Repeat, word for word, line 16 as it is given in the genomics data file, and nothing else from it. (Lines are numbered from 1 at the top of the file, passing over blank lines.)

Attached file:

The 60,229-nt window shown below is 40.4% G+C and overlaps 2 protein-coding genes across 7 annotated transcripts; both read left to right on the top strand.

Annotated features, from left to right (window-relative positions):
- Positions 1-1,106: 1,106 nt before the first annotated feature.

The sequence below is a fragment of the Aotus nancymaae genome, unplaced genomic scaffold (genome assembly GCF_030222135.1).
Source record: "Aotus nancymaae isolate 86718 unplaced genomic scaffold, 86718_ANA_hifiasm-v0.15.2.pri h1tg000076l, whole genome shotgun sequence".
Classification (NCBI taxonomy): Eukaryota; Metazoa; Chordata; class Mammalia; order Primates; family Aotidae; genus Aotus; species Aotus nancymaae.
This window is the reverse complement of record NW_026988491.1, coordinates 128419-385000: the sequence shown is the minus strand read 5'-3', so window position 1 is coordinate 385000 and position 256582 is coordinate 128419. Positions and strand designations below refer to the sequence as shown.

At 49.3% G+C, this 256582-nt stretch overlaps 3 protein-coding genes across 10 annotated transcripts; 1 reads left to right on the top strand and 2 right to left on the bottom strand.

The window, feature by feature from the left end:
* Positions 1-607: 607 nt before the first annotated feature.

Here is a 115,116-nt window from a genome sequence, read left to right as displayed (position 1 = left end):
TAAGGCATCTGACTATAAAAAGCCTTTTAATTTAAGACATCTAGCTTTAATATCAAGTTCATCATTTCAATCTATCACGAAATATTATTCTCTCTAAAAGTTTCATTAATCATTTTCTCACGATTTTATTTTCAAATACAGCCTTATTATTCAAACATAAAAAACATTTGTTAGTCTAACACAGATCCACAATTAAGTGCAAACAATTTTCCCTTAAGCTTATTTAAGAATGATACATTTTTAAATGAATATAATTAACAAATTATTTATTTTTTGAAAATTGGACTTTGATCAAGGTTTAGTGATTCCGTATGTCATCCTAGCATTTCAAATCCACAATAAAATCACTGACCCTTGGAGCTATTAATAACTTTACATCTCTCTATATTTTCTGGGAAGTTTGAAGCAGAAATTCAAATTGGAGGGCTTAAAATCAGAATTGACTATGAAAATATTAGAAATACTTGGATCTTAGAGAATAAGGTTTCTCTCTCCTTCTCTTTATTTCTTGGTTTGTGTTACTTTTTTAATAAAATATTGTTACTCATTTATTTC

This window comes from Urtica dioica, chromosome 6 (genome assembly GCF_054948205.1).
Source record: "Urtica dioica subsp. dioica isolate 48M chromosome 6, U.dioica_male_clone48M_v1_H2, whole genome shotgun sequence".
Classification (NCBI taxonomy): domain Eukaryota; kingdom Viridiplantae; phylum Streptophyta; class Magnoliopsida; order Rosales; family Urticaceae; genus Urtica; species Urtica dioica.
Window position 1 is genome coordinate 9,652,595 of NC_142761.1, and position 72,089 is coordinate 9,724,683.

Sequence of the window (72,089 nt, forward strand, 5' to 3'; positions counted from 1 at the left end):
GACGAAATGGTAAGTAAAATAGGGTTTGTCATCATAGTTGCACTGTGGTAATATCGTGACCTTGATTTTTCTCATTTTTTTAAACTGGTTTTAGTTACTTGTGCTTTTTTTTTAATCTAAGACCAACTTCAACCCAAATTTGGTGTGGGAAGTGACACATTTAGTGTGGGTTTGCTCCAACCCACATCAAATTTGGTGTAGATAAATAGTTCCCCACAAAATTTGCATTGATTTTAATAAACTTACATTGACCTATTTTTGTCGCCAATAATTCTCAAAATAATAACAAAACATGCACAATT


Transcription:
Window position 1 is genome coordinate 9,652,595 of NC_142761.1, and position 72,089 is coordinate 9,724,683.